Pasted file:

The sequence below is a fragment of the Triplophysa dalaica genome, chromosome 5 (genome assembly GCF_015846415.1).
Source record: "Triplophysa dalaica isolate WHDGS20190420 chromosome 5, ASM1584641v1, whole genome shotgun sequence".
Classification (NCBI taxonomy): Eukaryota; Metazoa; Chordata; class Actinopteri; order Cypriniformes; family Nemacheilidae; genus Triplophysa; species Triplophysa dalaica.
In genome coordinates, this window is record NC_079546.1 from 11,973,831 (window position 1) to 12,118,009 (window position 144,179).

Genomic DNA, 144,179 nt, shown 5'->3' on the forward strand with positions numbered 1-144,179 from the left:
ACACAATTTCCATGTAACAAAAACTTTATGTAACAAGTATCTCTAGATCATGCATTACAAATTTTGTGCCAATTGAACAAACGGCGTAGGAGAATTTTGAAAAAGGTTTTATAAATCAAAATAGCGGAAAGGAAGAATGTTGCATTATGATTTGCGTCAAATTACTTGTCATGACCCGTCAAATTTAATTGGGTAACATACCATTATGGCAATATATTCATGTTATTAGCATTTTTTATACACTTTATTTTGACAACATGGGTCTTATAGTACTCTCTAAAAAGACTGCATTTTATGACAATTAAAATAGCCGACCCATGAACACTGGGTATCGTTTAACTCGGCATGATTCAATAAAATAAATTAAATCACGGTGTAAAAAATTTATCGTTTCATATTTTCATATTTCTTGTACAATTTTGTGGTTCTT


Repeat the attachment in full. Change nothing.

The sequence below is a fragment of the Triplophysa dalaica genome, chromosome 5 (genome assembly GCF_015846415.1).
Source record: "Triplophysa dalaica isolate WHDGS20190420 chromosome 5, ASM1584641v1, whole genome shotgun sequence".
Classification (NCBI taxonomy): Eukaryota; Metazoa; Chordata; class Actinopteri; order Cypriniformes; family Nemacheilidae; genus Triplophysa; species Triplophysa dalaica.
In genome coordinates, this window is record NC_079546.1 from 11,973,831 (window position 1) to 12,118,009 (window position 144,179).

Genomic DNA, 144,179 nt, shown 5'->3' on the forward strand with positions numbered 1-144,179 from the left:
ACACAATTTCCATGTAACAAAAACTTTATGTAACAAGTATCTCTAGATCATGCATTACAAATTTTGTGCCAATTGAACAAACGGCGTAGGAGAATTTTGAAAAAGGTTTTATAAATCAAAATAGCGGAAAGGAAGAATGTTGCATTATGATTTGCGTCAAATTACTTGTCATGACCCGTCAAATTTAATTGGGTAACATACCATTATGGCAATATATTCATGTTATTAGCATTTTTTATACACTTTATTTTGACAACATGGGTCTTATAGTACTCTCTAAAAAGACTGCATTTTATGACAATTAAAATAGCCGACCCATGAACACTGGGTATCGTTTAACTCGGCATGATTCAATAAAATAAATTAAATCACGGTGTAAAAAATTTATCGTTTCATATTTTCATATTTCTTGTACAATTTTGTGGTTCTT